The choice that has faced all healthcare organization has been to transform themselves in anticipation of external changes in finance and performance requirements that are beyond their control, or to try to continue to do business as usual while cutting programs, looking for “low hanging” choices, for “one time only” savings, or revenue opportunities from selling assets that enable them to post a positive bottom line for another year while waiting for a miracle. In time most everyone learns that you can’t cut your way to success, and that the elusive growth necessary for continued success is not possible while staff is stressed by the sacrifice of critical programs and optimal staffing ratios. The change that they can’t avoid comes down as outright failure or the loss of autonomy.

At strategic retreats and staff meetings we hear bold statements about our positive missions and the commitment to change, but then the work of the next day sucks us dry of the energy necessary to affect those changes. We speak positively about what we will do to prepare, but the status quo is hard to overcome and in the end we rationalize why delay is prudent. We hear speeches about avoiding unintended consequences, and fall victim to the fearmongers. Before we settle the question of what to do, and come to a consensus about what needs to change, and what must be inviolate, the moment of opportunity to direct change or prepare for change passes, and then change does occur, and we have little or no control over the outcome. If we do recognize the inevitability of change then the fall back position is that we will do it later; mañana will be soon enough, or that others will do it for us.

I have a mixed record with change. I see the need for it in others much more clearly than I see it in myself. Not only do I see the need for change in others, including the need for institutional changes, but I can clearly see what the outcome is likely to be if change does not occur. I became a CEO with a clarity in mind of the changes that needed to occur in our practice and over five and a half years many changes did occur. Some of the moves we made stuck and continue to be an asset to the organization. Other moves did not yield the desired result or faded when I retired and turned over my leadership responsibilities to others. The sum total of the analysis five years after the fact is that just knowing that change is necessary and vigorously trying to affect change is not a guarantee of success. Shakespeare had Cassius say to Brutus,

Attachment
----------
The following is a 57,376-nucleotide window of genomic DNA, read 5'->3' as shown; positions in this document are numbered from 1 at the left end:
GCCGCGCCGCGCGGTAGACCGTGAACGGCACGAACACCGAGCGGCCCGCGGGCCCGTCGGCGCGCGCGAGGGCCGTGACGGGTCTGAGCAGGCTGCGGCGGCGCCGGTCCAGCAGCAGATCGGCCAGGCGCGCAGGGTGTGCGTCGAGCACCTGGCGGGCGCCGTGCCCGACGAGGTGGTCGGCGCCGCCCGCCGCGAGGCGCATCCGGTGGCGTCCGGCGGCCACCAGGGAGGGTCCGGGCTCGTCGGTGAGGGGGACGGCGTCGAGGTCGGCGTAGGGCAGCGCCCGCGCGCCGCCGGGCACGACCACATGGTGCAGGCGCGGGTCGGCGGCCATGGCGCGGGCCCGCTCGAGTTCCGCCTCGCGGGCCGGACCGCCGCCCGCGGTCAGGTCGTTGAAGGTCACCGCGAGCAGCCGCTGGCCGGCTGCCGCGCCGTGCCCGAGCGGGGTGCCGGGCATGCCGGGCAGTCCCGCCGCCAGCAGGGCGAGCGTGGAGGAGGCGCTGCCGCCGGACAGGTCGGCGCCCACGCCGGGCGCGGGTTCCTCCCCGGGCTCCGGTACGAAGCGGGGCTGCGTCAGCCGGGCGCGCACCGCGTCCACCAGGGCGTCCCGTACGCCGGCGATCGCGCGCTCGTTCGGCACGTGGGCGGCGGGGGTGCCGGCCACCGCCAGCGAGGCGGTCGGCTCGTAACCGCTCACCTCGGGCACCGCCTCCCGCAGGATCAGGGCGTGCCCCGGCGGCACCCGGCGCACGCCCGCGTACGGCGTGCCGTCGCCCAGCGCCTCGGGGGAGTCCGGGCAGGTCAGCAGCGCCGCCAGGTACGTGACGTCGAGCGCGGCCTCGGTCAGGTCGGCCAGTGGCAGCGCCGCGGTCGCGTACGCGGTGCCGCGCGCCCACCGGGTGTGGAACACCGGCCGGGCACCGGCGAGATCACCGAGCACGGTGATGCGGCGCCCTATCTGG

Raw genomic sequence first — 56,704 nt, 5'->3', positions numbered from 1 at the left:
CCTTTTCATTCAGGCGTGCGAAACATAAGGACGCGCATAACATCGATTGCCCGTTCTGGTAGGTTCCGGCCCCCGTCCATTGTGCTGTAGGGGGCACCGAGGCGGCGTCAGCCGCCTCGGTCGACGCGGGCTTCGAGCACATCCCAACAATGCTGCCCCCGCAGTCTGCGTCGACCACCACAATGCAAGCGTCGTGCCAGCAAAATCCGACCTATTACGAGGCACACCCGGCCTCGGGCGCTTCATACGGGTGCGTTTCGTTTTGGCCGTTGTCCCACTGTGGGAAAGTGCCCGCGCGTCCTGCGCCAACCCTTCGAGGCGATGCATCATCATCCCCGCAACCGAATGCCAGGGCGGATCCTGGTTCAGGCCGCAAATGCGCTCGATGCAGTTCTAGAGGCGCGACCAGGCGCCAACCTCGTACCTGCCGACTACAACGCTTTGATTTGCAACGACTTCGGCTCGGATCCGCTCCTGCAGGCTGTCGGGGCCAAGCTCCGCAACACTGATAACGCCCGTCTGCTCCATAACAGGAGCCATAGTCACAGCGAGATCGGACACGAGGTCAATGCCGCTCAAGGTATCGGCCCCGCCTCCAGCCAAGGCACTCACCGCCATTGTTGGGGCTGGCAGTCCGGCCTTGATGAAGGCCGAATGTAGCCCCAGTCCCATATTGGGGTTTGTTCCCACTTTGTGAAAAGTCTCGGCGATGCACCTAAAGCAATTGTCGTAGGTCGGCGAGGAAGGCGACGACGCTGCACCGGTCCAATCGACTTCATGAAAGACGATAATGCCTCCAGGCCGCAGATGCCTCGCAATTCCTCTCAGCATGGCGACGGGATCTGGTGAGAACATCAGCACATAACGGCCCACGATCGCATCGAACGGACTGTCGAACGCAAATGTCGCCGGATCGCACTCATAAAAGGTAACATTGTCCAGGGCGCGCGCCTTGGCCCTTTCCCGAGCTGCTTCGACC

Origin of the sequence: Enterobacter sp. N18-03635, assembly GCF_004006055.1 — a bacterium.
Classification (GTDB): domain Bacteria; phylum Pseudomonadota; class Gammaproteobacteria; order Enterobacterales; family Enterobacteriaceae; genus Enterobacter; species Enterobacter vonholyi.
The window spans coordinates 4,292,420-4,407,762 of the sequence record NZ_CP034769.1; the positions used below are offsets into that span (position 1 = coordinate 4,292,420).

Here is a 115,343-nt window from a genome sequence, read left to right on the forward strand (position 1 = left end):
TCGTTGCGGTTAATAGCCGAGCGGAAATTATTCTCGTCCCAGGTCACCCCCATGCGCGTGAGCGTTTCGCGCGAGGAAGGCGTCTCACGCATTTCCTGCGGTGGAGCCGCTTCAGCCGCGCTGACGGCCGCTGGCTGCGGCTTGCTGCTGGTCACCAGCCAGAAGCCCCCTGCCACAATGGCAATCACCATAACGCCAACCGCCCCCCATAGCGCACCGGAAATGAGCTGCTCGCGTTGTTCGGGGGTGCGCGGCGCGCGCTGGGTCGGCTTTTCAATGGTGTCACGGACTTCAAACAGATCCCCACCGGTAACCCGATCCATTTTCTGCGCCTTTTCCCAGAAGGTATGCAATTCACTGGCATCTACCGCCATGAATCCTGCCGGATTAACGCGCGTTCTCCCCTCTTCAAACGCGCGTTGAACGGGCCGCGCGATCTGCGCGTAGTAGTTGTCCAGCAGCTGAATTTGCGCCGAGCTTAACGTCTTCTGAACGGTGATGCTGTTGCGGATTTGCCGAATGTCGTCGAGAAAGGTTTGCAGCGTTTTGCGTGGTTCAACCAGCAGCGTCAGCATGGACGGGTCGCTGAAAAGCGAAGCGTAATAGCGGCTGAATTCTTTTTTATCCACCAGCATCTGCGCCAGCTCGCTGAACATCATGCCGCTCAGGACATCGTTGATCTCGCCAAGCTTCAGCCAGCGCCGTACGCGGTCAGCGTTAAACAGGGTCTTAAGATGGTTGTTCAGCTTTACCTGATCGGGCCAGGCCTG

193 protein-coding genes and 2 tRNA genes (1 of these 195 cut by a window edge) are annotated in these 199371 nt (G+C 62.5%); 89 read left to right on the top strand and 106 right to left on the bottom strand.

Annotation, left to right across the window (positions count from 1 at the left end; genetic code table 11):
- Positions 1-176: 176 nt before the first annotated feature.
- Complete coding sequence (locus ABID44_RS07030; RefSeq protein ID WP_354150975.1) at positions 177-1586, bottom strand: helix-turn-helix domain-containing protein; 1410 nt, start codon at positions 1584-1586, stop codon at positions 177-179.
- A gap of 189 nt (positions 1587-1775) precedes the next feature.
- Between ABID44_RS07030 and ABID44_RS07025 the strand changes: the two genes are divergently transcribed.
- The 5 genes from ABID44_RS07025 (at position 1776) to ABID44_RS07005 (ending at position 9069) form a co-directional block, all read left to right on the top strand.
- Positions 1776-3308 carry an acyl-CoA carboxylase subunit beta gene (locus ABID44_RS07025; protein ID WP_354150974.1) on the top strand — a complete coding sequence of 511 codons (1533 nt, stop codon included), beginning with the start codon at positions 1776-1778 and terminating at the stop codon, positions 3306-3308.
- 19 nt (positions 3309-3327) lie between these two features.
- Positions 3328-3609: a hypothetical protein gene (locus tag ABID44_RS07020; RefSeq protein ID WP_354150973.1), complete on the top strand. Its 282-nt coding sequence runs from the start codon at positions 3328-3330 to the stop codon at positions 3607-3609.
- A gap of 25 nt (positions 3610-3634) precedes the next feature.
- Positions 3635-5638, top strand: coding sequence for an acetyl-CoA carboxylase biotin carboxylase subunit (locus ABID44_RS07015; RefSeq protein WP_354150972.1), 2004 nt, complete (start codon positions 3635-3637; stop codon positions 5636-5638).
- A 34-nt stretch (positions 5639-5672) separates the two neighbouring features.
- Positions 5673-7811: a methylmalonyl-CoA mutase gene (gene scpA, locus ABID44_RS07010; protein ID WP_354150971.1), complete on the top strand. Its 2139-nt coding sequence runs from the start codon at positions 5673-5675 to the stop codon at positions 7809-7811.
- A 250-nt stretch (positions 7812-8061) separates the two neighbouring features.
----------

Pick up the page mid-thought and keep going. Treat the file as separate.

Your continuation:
"The fault, dear Brutus, is not in our stars,
But in ourselves, that we are underlings."

My experience suggests that Cassius is almost right. External events and forces largely out of our control do create the majority of the challenges that we face. Our responsibility to prepare for those changes that are inevitable does lie within ourselves. My observation, I am sorry to report, is that many healthcare organizations have delayed the transformations that they needed to make to insure their ability to protect their mission or even the commercial success of their private practices or entrepreneurial concerns that they are now imminent “road kill” in the very competitive and stressed world of healthcare in America in 2018.

What is sad for me is not that individuals will move on from failed organizations to other opportunities. I have no worry about unemployed orthopods or cardiologists. Empty buildings do not worry me. I expect that assets will be purchased, and new owners will redefine the business objectives and decide whether the old concepts of mission will fit the new paradigm dictated by the realities of 2018 and what follows. What I am not so sure about is how those who were still underserved, despite a sense of mission of many fading organizations, will fair in the reorganization of care that will follow the relative reduction of resources from public support that now seems inevitable.

I do not know how the events of this last week will play out going forward for the underserved. Will a Supreme Court with a guaranteed conservative majority for decades to come ever consider access to care as an entitlement? It seems possible that we will discover that the right to determine their own future that women have enjoyed since Roe v. Wade came down 45 years ago will prove to be a passing aberration. Will more and more of the briefly enjoyed benefits of the ACA be deemed an overreach? Our future is uncertain. The gains of the last twenty years in the extension of coverage to children and the underprivileged may become interesting history and not continuing realities.